Dr. Anthony Fauci warns that the new mutation of the COVID-19 virus could possibly be spreading at a much faster pace than before in an interview with The Journal of the American Medical Association.
As of July 6, the U.S. has seen a total of 2,910,023 confirmed COVID-19 cases and has suffered 130,080 deaths. The U.S. continues to have the highest cases and deaths globally.
Will this new mutation push our country to hit new record breaking numbers?
Sheffield COVID-19 Genomics Group released a study on the new strain and said it “has become the most prevalent form in the global pandemic.”
“The shift occurred even in local epidemics where the original strain of the virus D614 form was well established prior to the introduction of the G614 variant,” researchers wrote, referring to the strain of coronavirus thought to have originated in Wuhan, China.
“The consistency of this pattern was highly statistically significant, suggesting that the G614 variant may have a fitness advantage,” they continued.
Quicker to spread
Fauci said it is possible this strain carries a higher viral load in the respiratory system, thereby making human transmission more likely.
“The data is showing there’s a single mutation that makes the virus be able to replicate better and maybe have high viral loads,” Dr. Fauci said. “It just seems that the virus replicates better and may be more transmissible,” he continued.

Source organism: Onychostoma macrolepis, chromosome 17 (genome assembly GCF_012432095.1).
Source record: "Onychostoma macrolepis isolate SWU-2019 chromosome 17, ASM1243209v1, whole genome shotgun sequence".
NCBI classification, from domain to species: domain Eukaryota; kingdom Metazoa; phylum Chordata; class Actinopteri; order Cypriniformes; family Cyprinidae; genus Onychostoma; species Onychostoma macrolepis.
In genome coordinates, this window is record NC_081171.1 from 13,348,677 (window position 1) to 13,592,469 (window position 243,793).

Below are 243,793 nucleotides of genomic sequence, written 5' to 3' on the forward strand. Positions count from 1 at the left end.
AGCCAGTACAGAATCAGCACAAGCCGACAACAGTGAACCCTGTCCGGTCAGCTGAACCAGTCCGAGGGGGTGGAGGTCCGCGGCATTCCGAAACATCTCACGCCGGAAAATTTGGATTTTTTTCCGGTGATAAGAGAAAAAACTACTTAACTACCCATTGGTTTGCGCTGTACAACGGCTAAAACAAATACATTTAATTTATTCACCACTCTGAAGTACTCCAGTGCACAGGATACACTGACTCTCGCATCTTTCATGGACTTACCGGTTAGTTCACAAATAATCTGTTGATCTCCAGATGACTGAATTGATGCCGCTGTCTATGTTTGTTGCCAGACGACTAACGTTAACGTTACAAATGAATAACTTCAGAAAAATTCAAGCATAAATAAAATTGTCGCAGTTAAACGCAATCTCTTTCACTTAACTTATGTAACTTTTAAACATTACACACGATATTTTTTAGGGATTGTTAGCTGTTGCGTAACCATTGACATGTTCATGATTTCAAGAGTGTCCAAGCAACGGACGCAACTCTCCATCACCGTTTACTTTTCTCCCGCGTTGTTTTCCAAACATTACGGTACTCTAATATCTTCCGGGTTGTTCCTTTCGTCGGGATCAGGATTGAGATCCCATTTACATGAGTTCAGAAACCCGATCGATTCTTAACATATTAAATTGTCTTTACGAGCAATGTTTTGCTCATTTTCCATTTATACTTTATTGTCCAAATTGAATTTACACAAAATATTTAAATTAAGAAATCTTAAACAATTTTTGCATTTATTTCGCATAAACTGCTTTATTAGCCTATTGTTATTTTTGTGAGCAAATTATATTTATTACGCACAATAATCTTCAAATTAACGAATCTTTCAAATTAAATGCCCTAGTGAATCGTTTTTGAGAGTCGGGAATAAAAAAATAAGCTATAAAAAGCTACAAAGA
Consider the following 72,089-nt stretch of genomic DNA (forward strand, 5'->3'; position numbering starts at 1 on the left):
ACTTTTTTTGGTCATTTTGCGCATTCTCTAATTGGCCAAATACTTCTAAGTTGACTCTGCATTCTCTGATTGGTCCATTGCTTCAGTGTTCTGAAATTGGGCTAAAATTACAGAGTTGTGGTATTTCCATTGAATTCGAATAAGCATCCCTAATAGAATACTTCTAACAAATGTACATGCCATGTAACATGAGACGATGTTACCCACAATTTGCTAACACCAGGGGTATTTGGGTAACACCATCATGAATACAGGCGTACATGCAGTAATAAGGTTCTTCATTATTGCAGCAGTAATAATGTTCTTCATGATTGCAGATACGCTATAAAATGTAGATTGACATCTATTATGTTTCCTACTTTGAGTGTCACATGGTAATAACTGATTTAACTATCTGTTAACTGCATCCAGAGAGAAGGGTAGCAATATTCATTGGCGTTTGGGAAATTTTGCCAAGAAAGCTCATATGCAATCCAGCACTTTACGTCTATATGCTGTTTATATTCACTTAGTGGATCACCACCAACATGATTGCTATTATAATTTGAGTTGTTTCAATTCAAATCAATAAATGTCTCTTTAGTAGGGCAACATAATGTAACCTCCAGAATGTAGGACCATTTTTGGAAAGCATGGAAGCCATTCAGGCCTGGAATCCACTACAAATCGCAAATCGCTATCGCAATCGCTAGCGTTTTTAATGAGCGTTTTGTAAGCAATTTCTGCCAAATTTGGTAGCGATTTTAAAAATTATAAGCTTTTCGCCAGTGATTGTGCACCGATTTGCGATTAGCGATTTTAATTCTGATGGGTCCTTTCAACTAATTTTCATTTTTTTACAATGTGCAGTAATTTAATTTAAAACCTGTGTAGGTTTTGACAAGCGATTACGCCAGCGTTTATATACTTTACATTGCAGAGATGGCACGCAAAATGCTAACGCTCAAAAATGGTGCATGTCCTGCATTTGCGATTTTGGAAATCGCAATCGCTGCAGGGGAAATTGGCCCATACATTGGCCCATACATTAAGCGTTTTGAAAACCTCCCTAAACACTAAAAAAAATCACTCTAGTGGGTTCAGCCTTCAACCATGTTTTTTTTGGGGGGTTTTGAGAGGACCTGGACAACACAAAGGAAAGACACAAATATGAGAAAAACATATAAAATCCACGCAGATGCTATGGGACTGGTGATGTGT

Severity remains the same
However, the researchers found no evidence that the new strain of COVID was more severe than the previous. “In infected individuals G614 is associated with lower RT-PCR cycle thresholds, suggestive of higher upper respiratory tract viral loads, although not with increased disease severity,” they wrote.
Fauci seemingly nodded to the notion to The Journal of the American Medical Association: “We don’t have a connection to whether an individual does worse with this or not.”
This new mutation of COVID-19 is a perfect example of how this pandemic might be far from over. The CDC continues to advise people to wear masks in public, practice social distancing, and wash their hands. Forcing these habits is your best chance of not contracting the quickly-mutating virus. Act responsibly and be safe.